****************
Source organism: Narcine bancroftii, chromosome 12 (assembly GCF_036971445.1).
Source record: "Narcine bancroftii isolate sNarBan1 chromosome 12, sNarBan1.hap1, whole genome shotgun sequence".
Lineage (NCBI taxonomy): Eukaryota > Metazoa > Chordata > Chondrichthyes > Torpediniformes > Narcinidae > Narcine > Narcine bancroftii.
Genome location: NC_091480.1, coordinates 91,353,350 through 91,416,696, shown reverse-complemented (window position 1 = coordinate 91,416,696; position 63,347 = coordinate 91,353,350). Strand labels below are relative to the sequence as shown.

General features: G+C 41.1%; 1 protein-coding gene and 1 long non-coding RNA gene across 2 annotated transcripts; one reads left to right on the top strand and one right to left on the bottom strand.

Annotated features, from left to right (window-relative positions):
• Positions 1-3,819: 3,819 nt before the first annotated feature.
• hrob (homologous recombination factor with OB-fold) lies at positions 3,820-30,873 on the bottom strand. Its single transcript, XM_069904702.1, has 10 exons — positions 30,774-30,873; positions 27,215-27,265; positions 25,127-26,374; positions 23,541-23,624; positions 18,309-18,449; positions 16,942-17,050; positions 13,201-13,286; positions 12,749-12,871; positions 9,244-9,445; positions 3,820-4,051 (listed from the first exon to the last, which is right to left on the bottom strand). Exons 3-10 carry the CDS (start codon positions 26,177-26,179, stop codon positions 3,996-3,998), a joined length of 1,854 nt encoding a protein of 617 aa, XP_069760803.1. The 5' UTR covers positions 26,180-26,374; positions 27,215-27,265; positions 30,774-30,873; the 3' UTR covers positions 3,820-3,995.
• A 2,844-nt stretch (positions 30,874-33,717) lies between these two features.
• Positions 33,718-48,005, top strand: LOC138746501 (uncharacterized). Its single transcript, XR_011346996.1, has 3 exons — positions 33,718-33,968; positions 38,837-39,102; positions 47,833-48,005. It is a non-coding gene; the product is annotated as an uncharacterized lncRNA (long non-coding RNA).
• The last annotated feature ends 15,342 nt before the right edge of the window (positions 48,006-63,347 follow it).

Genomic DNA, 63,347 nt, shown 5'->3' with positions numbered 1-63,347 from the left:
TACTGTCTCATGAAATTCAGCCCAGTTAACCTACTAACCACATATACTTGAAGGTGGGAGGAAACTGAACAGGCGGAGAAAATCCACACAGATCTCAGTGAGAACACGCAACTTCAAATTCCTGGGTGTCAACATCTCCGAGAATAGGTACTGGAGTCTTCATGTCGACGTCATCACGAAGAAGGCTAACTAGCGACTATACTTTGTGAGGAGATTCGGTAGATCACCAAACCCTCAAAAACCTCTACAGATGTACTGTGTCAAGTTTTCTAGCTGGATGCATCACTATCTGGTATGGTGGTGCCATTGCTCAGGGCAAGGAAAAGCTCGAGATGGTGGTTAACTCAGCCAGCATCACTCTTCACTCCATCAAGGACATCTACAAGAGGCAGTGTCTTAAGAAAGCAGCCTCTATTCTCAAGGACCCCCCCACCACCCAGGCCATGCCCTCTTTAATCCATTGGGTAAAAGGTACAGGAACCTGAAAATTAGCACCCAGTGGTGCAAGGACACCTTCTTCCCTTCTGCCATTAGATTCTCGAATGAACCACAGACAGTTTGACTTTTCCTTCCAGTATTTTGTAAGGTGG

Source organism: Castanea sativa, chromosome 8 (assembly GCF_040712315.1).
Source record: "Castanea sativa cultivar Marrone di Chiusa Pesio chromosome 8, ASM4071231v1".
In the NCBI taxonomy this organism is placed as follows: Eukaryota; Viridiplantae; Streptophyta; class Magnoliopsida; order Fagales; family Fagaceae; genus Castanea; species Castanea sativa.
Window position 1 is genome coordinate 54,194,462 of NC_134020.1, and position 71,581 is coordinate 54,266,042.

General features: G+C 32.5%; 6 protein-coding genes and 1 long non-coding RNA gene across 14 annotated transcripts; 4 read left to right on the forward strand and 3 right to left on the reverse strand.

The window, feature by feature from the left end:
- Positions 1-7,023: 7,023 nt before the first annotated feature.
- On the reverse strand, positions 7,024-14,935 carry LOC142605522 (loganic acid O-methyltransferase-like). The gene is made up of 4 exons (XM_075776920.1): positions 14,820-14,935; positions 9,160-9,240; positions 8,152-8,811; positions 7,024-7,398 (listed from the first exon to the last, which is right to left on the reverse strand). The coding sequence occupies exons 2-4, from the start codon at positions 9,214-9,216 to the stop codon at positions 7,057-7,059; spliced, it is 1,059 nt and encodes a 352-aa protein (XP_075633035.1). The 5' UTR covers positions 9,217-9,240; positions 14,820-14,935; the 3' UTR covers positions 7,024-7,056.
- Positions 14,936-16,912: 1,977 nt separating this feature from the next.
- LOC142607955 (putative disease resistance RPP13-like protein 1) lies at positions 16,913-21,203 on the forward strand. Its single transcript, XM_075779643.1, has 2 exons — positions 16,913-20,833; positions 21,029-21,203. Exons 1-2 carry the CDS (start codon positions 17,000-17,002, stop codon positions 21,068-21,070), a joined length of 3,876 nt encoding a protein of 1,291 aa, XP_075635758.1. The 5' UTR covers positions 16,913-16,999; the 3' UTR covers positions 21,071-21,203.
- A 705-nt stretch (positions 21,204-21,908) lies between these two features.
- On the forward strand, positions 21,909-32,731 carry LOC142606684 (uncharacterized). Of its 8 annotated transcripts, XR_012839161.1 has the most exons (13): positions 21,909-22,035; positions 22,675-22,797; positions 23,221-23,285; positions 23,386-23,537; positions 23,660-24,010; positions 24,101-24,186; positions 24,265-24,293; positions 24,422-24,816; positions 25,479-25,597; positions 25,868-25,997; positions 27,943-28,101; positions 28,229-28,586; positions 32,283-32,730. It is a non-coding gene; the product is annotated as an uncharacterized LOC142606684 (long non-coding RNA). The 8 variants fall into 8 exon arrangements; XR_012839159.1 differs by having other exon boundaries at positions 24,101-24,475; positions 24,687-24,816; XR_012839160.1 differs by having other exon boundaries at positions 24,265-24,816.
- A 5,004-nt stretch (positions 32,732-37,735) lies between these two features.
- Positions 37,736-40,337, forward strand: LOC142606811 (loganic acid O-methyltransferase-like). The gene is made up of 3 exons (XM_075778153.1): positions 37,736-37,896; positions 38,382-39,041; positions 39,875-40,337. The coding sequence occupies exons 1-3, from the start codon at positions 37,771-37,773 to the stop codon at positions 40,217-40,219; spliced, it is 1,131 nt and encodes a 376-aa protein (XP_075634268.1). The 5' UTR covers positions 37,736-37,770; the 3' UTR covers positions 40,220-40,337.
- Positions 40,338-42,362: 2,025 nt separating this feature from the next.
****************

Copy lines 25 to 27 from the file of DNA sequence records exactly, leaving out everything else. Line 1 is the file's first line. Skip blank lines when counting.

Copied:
- On the forward strand, positions 21,909-32,731 carry LOC142606684 (uncharacterized). Of its 8 annotated transcripts, XR_012839161.1 has the most exons (13): positions 21,909-22,035; positions 22,675-22,797; positions 23,221-23,285; positions 23,386-23,537; positions 23,660-24,010; positions 24,101-24,186; positions 24,265-24,293; positions 24,422-24,816; positions 25,479-25,597; positions 25,868-25,997; positions 27,943-28,101; positions 28,229-28,586; positions 32,283-32,730. It is a non-coding gene; the product is annotated as an uncharacterized LOC142606684 (long non-coding RNA). The 8 variants fall into 8 exon arrangements; XR_012839159.1 differs by having other exon boundaries at positions 24,101-24,475; positions 24,687-24,816; XR_012839160.1 differs by having other exon boundaries at positions 24,265-24,816.
- A 5,004-nt stretch (positions 32,732-37,735) lies between these two features.
- Positions 37,736-40,337, forward strand: LOC142606811 (loganic acid O-methyltransferase-like). The gene is made up of 3 exons (XM_075778153.1): positions 37,736-37,896; positions 38,382-39,041; positions 39,875-40,337. The coding sequence occupies exons 1-3, from the start codon at positions 37,771-37,773 to the stop codon at positions 40,217-40,219; spliced, it is 1,131 nt and encodes a 376-aa protein (XP_075634268.1). The 5' UTR covers positions 37,736-37,770; the 3' UTR covers positions 40,220-40,337.